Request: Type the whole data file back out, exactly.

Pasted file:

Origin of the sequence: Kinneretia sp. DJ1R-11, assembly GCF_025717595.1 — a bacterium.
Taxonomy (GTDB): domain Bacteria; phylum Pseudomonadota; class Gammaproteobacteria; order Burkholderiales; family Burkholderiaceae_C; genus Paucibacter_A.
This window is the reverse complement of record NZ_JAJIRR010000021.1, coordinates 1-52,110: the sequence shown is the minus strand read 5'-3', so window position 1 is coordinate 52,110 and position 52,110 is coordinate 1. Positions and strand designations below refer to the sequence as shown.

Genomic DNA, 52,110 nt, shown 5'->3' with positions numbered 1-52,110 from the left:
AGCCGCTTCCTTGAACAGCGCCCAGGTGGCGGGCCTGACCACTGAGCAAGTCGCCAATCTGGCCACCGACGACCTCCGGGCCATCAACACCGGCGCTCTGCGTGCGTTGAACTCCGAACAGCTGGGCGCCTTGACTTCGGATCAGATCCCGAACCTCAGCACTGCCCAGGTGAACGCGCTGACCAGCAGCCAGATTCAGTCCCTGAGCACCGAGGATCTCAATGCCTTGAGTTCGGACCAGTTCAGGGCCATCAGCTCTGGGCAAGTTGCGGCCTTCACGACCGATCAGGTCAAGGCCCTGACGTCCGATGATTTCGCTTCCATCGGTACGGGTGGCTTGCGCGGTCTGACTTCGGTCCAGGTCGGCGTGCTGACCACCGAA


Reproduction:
Origin of the sequence: Kinneretia sp. DJ1R-11, assembly GCF_025717595.1 — a bacterium.
Taxonomy (GTDB): domain Bacteria; phylum Pseudomonadota; class Gammaproteobacteria; order Burkholderiales; family Burkholderiaceae_C; genus Paucibacter_A.
This window is the reverse complement of record NZ_JAJIRR010000021.1, coordinates 1-52,110: the sequence shown is the minus strand read 5'-3', so window position 1 is coordinate 52,110 and position 52,110 is coordinate 1. Positions and strand designations below refer to the sequence as shown.

Genomic DNA, 52,110 nt, shown 5'->3' with positions numbered 1-52,110 from the left:
AGCCGCTTCCTTGAACAGCGCCCAGGTGGCGGGCCTGACCACTGAGCAAGTCGCCAATCTGGCCACCGACGACCTCCGGGCCATCAACACCGGCGCTCTGCGTGCGTTGAACTCCGAACAGCTGGGCGCCTTGACTTCGGATCAGATCCCGAACCTCAGCACTGCCCAGGTGAACGCGCTGACCAGCAGCCAGATTCAGTCCCTGAGCACCGAGGATCTCAATGCCTTGAGTTCGGACCAGTTCAGGGCCATCAGCTCTGGGCAAGTTGCGGCCTTCACGACCGATCAGGTCAAGGCCCTGACGTCCGATGATTTCGCTTCCATCGGTACGGGTGGCTTGCGCGGTCTGACTTCGGTCCAGGTCGGCGTGCTGACCACCGAA